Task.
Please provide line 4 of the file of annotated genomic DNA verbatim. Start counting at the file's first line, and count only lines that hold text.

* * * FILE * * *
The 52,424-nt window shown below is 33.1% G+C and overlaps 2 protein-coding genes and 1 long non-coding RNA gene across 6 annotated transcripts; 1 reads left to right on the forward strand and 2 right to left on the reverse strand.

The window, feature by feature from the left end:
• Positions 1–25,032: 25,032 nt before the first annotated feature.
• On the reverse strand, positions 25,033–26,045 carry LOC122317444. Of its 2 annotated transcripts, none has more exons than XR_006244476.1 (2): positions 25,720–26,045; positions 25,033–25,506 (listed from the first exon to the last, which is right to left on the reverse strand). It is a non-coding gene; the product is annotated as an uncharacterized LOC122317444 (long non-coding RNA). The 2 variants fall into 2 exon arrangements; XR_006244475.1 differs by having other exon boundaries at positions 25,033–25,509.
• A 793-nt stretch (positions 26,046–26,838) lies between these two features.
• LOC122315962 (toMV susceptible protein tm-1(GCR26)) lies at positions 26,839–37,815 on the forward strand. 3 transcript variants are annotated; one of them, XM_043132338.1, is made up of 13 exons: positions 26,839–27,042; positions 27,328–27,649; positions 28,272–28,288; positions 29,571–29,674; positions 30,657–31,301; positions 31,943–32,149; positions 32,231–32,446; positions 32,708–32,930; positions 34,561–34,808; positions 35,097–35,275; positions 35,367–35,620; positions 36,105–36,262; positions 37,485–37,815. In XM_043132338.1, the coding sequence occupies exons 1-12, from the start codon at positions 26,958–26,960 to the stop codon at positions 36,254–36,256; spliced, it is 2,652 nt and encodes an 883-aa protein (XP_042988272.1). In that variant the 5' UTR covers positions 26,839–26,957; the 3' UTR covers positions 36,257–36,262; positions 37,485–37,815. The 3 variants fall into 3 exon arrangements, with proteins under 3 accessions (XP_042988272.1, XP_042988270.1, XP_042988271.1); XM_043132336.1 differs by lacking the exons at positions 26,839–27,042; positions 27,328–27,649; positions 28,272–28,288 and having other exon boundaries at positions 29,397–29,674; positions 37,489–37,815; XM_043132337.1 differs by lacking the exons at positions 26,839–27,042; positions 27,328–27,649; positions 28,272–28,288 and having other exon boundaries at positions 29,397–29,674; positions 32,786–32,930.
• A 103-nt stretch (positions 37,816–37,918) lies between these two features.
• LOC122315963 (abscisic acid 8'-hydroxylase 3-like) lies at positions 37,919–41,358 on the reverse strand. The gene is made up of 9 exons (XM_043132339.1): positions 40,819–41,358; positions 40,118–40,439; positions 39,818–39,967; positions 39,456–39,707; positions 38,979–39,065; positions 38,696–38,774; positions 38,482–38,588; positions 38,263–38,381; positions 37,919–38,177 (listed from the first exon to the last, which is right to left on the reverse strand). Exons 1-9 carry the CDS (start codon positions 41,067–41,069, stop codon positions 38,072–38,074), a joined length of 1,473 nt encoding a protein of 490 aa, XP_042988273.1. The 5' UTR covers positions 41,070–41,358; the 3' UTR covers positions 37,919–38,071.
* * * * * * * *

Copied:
• On the reverse strand, positions 25,033–26,045 carry LOC122317444. Of its 2 annotated transcripts, none has more exons than XR_006244476.1 (2): positions 25,720–26,045; positions 25,033–25,506 (listed from the first exon to the last, which is right to left on the reverse strand). It is a non-coding gene; the product is annotated as an uncharacterized LOC122317444 (long non-coding RNA). The 2 variants fall into 2 exon arrangements; XR_006244475.1 differs by having other exon boundaries at positions 25,033–25,509.